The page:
NJROTC Teaches Senior Cadet Leadership Skills

Alora Smith, Guest Reporter

There she stood, anxiously waiting at the end of a line. Today was the day she would be inspected on knowledge of military rules. She would be fine. Senior Christina Reyes of the Navy Junior Reserve Officer Training Corps had gone over the questions she would have to answer many times, all she needed was a little confidence.

“My first memorable experience with ROTC was my very first inspection in my freshman year,” Reyes said. “My teacher had always told me I’m so quiet and that I need to be more outgoing. So when she formed us up for the inspection, she came up to me and I said the introduction you’re always supposed to say. But I was scared and I started to mess up and she told me to breathe and believe that I would do it if I felt confident. Sure enough, I took one deep breath and I was loud and proud and got my questions right. It showed me that in ROTC we don’t give up on each other but instead we help each other be the best part of ourselves.”

Reyes joined the military program NJROTC as a way to teach herself discipline, and now wants to use what she’s learned to become a police officer.

“I joined ROTC because I was a kid that always got in trouble, and I thought it could teach me discipline. And it did,” Reyes said. “I haven’t gotten in really bad trouble since my freshman year.”

ROTC is a military regulated training program. It’s purpose is to teach students to be proper U.S. citizens, and potentially become military officers. Members learn responsibility, military etiquette, respect, leadership and prepare for the Annual Military Inspections or AMI. These inspections are when military officers come to inspect the class on knowledge and drills and the teachers to see how well they do their jobs. Members of ROTC also prepare to compete with other members in the state.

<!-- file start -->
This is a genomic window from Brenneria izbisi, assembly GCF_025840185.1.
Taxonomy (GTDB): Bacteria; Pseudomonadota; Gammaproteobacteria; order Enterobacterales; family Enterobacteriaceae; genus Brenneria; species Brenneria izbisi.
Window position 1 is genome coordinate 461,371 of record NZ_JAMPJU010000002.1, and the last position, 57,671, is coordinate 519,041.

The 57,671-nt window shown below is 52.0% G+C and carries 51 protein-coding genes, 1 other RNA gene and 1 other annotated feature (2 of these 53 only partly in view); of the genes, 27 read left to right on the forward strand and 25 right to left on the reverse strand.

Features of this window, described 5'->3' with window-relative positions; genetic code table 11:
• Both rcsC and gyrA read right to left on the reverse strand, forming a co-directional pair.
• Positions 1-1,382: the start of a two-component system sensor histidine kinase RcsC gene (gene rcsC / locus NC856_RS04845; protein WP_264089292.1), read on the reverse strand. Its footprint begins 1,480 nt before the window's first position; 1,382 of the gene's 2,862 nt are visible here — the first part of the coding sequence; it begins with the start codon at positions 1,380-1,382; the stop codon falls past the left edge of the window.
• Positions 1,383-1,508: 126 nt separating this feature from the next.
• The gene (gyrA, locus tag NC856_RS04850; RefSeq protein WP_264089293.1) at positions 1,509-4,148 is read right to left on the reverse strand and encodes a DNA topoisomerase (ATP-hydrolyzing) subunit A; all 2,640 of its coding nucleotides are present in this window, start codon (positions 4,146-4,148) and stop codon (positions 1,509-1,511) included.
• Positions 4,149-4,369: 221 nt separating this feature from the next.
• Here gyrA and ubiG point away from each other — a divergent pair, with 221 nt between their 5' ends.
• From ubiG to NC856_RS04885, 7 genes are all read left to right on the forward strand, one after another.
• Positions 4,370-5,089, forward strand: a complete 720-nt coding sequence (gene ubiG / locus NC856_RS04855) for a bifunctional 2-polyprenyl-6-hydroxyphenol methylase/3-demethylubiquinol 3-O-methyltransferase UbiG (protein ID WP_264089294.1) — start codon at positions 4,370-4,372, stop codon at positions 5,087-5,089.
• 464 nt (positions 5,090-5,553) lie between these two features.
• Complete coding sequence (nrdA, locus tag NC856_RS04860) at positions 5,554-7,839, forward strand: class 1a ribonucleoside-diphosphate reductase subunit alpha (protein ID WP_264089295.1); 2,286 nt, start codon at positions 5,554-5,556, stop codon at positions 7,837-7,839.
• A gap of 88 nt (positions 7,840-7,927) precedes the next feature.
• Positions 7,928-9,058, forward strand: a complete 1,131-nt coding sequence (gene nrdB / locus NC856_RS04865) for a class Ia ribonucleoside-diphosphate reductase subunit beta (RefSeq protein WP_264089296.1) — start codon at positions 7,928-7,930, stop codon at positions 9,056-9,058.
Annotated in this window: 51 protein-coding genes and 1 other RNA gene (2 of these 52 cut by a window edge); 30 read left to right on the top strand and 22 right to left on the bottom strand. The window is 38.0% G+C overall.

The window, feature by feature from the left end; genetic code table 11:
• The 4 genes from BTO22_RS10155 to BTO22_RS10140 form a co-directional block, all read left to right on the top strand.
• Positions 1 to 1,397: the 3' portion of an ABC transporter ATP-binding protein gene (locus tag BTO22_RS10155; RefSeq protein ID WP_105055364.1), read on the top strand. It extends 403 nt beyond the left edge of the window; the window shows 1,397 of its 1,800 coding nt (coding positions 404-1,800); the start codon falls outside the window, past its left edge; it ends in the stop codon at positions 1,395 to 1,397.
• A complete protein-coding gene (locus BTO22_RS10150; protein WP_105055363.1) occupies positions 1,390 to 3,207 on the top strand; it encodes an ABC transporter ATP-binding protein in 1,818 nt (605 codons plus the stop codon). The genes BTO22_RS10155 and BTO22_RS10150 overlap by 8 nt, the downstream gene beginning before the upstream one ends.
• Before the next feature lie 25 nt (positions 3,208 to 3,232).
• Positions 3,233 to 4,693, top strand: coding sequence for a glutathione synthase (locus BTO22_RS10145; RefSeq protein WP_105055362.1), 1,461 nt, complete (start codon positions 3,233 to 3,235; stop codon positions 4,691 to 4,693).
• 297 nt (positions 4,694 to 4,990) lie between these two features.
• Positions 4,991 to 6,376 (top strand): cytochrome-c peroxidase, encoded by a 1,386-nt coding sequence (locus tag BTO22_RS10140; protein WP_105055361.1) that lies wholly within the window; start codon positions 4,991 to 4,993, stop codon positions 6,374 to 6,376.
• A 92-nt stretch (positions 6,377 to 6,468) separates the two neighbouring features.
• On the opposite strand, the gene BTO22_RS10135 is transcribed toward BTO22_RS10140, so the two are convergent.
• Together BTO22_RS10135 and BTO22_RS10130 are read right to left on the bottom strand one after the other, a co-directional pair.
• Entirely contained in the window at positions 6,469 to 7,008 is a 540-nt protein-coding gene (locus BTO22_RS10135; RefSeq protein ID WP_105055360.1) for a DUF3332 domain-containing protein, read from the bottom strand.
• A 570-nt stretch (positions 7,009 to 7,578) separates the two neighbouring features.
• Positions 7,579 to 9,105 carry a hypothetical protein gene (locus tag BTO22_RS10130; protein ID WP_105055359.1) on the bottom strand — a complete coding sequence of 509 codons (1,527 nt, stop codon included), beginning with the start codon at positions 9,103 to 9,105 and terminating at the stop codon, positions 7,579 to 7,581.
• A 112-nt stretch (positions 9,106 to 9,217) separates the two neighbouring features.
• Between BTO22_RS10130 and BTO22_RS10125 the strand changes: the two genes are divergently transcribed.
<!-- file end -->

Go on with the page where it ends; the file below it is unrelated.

“I would say the one thing I have a hard time in is ranking up,” Reyes said. “We have a process of tasks we have to do. One thing we have to do to take a test, and I’m horrible at test taking so it’s really hard for me to remember the information and put it down.”

Reyes is on a drill team called Unarmed, in which they march and make sounds with their feet and hands to create a rhythm. 

“Unarmed is what I enjoy the most,” Reyes said. “It was really exciting to be on a team that understands how to drill.  Unarmed is like a family. We help each other with drills obviously, but we also help each other with our grades and personal lives.”

In ROTC, students are sometimes allowed to be platoon commander, which functions similarly to a teacher. The platoon commander is responsible for things like role call and carrying out assigned tasks for the unit.

“The most memorable part of ROTC was when I did AMI and was a platoon commander last year,” Reyes said. “It was so scary because one sudden thing you do wrong can change a point for the whole ROTC unit.”

Reyes received an award for participating and trying in ROTC, and she always attends practices for Unarmed. She has shown leadership skills and responsibility. 

“ROTC showed me I can lead a group of guys and girls if I put my mind to it and stop being scared and get out of my comfort zone,” Reyes said. “It showed me how to be responsible. If I say I want to be involved with a task, then I show up and put in effort.” 

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